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Global histone modification patterns predict risk of prostate cancer recurrence


Aberrations in post-translational modifications of histones have been shown to occur in cancer cells but only at individual promoters1; they have not been related to clinical outcome. Other than being targeted to promoters, modifications of histones, such as acetylation and methylation of lysine and arginine residues, also occur over large regions of chromatin including coding regions and non-promoter sequences, which are referred to as global histone modifications2. Here we show that changes in global levels of individual histone modifications are also associated with cancer and that these changes are predictive of clinical outcome. Through immunohistochemical staining of primary prostatectomy tissue samples, we determined the percentage of cells that stained for the histone acetylation and dimethylation of five residues in histones H3 and H4. Grouping of samples with similar patterns of modifications identified two disease subtypes with distinct risks of tumour recurrence in patients with low-grade prostate cancer. These histone modification patterns were predictors of outcome independently of tumour stage, preoperative prostate-specific antigen levels, and capsule invasion. Thus, widespread changes in specific histone modifications indicate previously undescribed molecular heterogeneity in prostate cancer and might underlie the broad range of clinical behaviour in cancer patients.

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We thank M. Vogelauer for suggestions on the manuscript, and V. Minin for help with the statistical analyses. T.S. was a doctoral trainee supported by the UCLA Integrative Graduate Education and Research Traineeship (IGERT) Bioinformatics Program funded by the NSF Division of Graduate Education (DGE). This work was funded partly by a National Cancer Institute (NCI)] grant through the Jonsson Comprehensive Cancer Center to D.B.S. and a Howard Hughes Medical Institute Fellowship and a UCLA Specialized Program Of Research Excellence (SPORE) in Prostate Cancer Career Development grant to S.K.K.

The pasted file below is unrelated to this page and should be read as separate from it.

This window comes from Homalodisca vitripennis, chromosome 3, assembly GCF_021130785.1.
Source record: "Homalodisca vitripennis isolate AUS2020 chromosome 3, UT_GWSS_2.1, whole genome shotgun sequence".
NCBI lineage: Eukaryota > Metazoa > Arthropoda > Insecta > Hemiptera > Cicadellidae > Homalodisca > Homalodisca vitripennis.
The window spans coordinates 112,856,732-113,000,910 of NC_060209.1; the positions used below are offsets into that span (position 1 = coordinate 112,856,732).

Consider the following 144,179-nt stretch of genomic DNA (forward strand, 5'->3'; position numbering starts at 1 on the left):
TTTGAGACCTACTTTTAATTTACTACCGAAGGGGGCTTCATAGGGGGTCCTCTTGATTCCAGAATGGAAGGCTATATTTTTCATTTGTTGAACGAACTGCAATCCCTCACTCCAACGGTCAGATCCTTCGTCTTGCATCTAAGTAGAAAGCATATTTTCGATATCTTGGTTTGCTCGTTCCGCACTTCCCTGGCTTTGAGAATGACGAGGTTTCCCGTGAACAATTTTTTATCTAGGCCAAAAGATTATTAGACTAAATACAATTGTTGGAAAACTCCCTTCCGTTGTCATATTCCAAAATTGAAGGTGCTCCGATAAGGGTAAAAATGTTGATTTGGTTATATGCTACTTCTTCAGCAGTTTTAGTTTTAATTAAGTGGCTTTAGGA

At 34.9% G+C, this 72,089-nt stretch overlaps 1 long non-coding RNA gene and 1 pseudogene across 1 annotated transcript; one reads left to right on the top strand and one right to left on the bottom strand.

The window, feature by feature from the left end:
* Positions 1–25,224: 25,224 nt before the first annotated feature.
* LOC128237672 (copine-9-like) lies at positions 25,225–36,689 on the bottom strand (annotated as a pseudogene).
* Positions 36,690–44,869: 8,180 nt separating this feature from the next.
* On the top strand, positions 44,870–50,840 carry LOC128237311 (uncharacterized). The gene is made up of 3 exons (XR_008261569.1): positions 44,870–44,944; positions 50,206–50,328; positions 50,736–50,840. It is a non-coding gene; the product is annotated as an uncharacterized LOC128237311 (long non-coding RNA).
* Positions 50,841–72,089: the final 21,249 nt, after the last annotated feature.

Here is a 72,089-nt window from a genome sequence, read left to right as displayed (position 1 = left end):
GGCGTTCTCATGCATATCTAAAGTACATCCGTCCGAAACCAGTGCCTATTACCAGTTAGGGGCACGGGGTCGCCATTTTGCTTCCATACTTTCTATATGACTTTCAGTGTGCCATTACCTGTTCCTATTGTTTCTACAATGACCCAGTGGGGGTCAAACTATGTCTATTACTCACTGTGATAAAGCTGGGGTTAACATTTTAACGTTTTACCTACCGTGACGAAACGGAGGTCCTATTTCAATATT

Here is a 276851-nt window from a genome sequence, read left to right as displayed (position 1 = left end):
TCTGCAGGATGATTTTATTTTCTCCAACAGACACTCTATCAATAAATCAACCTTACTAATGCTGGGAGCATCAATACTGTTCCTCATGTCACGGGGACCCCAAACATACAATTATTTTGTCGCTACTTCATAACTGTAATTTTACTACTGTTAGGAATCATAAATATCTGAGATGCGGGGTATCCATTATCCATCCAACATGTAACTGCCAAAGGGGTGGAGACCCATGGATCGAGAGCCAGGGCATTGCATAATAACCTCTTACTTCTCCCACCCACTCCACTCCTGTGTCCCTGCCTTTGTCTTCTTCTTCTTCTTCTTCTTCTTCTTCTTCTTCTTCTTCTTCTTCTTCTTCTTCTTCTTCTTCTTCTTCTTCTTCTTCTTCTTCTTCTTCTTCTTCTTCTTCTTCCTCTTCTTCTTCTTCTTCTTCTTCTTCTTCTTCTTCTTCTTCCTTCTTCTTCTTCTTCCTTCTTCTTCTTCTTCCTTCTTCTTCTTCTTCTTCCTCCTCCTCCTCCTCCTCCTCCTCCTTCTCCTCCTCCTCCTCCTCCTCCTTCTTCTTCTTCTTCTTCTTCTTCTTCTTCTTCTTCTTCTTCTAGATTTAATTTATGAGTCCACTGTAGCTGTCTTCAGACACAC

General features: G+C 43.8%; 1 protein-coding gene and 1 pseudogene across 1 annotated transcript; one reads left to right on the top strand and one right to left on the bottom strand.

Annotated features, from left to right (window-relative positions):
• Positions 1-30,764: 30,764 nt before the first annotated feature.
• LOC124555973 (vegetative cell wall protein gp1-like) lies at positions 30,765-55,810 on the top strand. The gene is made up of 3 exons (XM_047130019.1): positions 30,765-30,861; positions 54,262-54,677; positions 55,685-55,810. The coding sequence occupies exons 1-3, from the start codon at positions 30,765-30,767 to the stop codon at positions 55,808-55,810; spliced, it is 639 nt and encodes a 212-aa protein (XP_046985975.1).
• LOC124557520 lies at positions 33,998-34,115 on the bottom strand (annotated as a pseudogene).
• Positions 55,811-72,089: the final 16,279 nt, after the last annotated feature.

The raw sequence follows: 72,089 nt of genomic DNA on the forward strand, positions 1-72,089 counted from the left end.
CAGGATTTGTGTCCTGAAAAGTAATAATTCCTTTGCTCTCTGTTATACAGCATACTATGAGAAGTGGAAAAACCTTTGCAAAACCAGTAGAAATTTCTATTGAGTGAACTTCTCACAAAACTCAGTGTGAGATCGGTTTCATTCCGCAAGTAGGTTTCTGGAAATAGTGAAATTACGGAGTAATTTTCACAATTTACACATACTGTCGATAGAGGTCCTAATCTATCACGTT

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Reprints and permissions information is available at npg.nature.com/reprintsandpermissions. The authors declare no competing financial interests.

Correspondence to Siavash K. Kurdistani.

Supplementary information

Supplementary Table S1

Univariate Cox analysis of level of individual histone modifications and risk of tumour recurrence. (DOC 26 kb)

Supplementary Table S2

Relationship of histone modification groups with clinicopathologic parameters in low grade (Gleason score=2-6) prostate adenocarcinomas (n=104). (DOC 79 kb)

Supplementary Table S3

Relationship of histone modification groups with clinicopathologic parameters in low grade (Gleason score=5-6) prostate adenocarcinomas from the Michigan validation TMA (n=39). (DOC 80 kb)

Supplementary Figure S1

Histone modification antibodies are specific in immunohistochemistry. (PDF 916 kb)

Supplementary Figure S2

A ′simple rule′ involving H3 K4diMe and H3 K18Ac estimates the grouping of patients based on Random Forests clustering of all five histone modifications. (PDF 51 kb)

Supplementary Methods

Detailed protocols and procedures used in this study. (DOC 61 kb)

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Further reading

Figure 1: Global levels of individual histone modifications are determined by immunohistochemistry.
Figure 2: Grouping of patients with similar histone modification patterns.
Figure 3: Grouping of patients with low-grade tumours with similar histone modification patterns.
Figure 4: Histone modification patterns predict tumour recurrence.


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